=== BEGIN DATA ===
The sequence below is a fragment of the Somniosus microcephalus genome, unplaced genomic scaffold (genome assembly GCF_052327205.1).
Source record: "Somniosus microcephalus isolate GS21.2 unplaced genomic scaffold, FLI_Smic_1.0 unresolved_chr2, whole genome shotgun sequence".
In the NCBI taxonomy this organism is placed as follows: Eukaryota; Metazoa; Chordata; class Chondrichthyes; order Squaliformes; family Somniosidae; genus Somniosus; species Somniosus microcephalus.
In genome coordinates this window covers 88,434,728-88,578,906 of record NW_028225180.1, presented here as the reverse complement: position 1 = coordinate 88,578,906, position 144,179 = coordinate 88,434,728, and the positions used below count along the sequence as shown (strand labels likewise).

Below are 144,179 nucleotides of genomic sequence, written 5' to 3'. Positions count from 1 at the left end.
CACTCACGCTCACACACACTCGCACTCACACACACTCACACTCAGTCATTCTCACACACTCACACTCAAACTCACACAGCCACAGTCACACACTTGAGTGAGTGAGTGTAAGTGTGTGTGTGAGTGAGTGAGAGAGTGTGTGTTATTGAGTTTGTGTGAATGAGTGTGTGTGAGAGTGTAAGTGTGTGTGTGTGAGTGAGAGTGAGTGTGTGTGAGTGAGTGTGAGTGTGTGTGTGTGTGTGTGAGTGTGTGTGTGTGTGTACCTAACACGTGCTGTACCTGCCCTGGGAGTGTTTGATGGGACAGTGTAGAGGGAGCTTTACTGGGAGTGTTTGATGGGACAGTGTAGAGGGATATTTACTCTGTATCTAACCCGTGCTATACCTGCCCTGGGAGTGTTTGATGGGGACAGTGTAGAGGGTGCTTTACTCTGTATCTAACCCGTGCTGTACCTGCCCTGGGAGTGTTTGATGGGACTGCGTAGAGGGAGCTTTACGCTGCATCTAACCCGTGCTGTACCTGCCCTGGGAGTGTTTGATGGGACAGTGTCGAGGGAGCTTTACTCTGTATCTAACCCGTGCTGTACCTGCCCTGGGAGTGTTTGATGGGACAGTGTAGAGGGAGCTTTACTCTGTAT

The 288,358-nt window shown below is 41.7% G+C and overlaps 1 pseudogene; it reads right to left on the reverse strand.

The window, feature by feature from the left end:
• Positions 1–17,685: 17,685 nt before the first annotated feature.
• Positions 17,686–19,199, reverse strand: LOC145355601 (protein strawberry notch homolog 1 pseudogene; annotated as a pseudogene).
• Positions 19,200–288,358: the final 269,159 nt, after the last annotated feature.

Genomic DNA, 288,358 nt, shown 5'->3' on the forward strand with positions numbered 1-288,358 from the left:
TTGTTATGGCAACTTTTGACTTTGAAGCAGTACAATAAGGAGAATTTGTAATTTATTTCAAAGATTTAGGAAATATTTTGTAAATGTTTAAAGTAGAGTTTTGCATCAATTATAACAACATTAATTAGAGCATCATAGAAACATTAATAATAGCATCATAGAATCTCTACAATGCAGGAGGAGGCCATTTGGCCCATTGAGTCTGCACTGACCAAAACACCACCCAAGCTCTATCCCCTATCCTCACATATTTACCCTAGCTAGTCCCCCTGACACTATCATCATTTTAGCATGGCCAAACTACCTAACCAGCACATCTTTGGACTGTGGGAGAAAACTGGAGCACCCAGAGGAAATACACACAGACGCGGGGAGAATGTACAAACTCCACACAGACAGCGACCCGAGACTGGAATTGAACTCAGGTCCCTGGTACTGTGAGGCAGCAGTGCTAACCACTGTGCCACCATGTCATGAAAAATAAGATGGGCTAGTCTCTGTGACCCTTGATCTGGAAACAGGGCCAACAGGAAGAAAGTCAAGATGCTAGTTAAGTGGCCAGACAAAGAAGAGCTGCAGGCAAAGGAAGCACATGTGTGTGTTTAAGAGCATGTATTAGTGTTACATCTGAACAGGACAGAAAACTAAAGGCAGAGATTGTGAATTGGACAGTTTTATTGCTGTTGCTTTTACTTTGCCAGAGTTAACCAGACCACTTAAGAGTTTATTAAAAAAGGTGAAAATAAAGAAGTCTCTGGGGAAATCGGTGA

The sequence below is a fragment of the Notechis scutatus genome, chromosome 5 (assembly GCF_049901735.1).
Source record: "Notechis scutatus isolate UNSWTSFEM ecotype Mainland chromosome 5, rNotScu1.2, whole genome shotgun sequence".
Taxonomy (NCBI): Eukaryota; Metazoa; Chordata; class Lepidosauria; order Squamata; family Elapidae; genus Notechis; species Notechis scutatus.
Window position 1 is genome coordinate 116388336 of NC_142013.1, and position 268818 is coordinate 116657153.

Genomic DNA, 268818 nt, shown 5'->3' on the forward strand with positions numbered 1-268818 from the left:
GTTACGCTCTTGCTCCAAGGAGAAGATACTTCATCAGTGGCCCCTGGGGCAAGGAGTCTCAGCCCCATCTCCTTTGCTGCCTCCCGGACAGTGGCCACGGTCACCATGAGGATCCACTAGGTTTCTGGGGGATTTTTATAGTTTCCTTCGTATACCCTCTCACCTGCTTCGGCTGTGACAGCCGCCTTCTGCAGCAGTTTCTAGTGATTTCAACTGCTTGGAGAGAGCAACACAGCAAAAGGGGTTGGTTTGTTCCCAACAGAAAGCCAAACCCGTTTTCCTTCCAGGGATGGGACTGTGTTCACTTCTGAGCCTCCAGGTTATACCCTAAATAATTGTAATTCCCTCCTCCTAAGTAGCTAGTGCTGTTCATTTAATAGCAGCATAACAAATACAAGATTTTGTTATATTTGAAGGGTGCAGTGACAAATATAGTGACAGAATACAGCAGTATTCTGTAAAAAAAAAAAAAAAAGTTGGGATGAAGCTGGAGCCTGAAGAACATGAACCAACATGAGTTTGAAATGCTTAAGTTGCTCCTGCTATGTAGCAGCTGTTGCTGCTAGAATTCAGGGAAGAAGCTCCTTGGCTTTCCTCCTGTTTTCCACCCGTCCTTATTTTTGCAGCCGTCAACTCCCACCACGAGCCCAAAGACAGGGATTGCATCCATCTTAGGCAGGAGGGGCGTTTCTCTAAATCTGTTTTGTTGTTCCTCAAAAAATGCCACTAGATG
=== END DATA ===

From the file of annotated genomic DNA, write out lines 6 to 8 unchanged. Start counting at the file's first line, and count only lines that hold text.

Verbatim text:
CACTCACGCTCACACACACTCGCACTCACACACACTCACACTCAGTCATTCTCACACACTCACACTCAAACTCACACAGCCACAGTCACACACTTGAGTGAGTGAGTGTAAGTGTGTGTGTGAGTGAGTGAGAGAGTGTGTGTTATTGAGTTTGTGTGAATGAGTGTGTGTGAGAGTGTAAGTGTGTGTGTGTGAGTGAGAGTGAGTGTGTGTGAGTGAGTGTGAGTGTGTGTGTGTGTGTGTGAGTGTGTGTGTGTGTGTACCTAACACGTGCTGTACCTGCCCTGGGAGTGTTTGATGGGACAGTGTAGAGGGAGCTTTACTGGGAGTGTTTGATGGGACAGTGTAGAGGGATATTTACTCTGTATCTAACCCGTGCTATACCTGCCCTGGGAGTGTTTGATGGGGACAGTGTAGAGGGTGCTTTACTCTGTATCTAACCCGTGCTGTACCTGCCCTGGGAGTGTTTGATGGGACTGCGTAGAGGGAGCTTTACGCTGCATCTAACCCGTGCTGTACCTGCCCTGGGAGTGTTTGATGGGACAGTGTCGAGGGAGCTTTACTCTGTATCTAACCCGTGCTGTACCTGCCCTGGGAGTGTTTGATGGGACAGTGTAGAGGGAGCTTTACTCTGTAT

The 288,358-nt window shown below is 41.7% G+C and overlaps 1 pseudogene; it reads right to left on the reverse strand.

The window, feature by feature from the left end: